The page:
When caught early, most overdoses can be treated by stimulating parts of a person's body, administering oxygen or both. Beltre gestured to a man in a black cap in one of the cubicles who had just injected opioids and was slumping over. A staffer talked to him soothingly and pinched his shoulders. The client later received oxygen, meaning he'll be counted as someone saved.

Staff members only use naloxone in severe cases. Since they are closely monitoring the client's drug use and vital signs, they can begin by administering just one milligram of the medication, a quarter of the dose typically used on someone found unresponsive.

The smaller doses are both gentler and preferable, because a full dose can block the effects of opioids so completely that some users experience withdrawal symptoms — and immediately feel the need to use again.

"With the microdose, we're really able to stop the overdose from happening and they can continue on their journey," Beltre said.

Such trips happen more frequently than they did before the rise of fentanyl. The cheap but deadly synthetic opioid is far more powerful and addictive than heroin but also wears off more quickly, so users shoot up more often. Some people use the site more than once a day. As Rivera sees it: That increases the number of opportunities for them to ask for help.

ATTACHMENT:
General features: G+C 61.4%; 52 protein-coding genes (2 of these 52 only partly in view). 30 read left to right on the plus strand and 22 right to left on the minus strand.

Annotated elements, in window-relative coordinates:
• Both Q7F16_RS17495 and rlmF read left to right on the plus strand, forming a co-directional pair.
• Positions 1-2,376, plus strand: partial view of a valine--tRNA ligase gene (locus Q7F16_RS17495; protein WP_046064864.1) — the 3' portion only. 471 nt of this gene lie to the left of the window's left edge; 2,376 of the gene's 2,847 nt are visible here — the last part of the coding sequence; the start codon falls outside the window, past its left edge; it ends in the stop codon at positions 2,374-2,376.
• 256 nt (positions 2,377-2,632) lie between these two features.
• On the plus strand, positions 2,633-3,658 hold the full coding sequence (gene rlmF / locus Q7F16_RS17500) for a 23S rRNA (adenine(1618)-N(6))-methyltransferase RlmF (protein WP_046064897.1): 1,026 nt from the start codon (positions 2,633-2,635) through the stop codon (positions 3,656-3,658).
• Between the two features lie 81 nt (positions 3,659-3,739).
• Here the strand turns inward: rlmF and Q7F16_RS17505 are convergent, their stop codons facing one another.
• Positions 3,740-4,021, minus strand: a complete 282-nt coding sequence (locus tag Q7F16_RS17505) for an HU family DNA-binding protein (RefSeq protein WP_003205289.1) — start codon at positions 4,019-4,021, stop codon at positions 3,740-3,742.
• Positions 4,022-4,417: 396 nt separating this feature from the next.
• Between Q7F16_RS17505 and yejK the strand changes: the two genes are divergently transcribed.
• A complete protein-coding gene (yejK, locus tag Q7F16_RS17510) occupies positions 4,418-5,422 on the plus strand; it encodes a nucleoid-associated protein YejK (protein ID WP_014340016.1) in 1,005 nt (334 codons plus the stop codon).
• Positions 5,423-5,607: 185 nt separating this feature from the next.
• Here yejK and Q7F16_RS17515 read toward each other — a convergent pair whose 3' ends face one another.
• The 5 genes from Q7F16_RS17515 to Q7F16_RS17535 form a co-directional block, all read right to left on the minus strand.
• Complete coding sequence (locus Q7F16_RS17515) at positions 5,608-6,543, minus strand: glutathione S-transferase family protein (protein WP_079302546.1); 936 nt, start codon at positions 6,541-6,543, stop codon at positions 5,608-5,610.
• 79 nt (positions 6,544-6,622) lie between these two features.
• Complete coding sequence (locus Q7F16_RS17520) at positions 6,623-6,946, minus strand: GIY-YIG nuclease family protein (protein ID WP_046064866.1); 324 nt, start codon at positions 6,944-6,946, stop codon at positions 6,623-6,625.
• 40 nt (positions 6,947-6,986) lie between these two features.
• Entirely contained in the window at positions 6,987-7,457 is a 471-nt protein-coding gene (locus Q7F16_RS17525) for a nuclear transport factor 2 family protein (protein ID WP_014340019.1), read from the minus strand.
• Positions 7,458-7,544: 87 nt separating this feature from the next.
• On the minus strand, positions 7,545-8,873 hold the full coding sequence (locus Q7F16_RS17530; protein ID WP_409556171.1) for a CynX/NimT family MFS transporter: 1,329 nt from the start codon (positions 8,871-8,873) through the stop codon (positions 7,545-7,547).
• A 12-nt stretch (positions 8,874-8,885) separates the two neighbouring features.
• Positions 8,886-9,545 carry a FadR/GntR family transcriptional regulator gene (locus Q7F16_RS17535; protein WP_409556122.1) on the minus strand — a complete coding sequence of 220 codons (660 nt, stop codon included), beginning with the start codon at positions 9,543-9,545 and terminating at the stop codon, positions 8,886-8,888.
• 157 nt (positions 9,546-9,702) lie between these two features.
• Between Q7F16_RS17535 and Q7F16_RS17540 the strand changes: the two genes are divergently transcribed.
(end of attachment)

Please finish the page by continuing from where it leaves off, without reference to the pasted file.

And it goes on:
There is a secondary reason for the mirrors: People can take a good hard look at themselves. "Part of starting to shift your life is when you start to literally see yourself," Rivera said.

Road Tripping

click to enlarge Temple Bravo, a frequent client of OnPoint NYC, organizing his drug paraphernalia and personal items - JOSÉ A. ALVARADO JR.
  • José A. Alvarado Jr.
  • Temple Bravo, a frequent client of OnPoint NYC, organizing his drug paraphernalia and personal items

While not all of OnPoint's neighbors are happy to have an overdose-prevention center nearby, studies of these New York facilities and unsanctioned centers in the United States have found that they are not magnets for crime.

One 2023 paper, coauthored by former Burlington police chief Brandon del Pozo, now an assistant professor at Brown University, showed there had been no significant increase in violent or property crime around the OnPoint Centers in East Harlem and Washington Heights, nor an increase in 911 calls.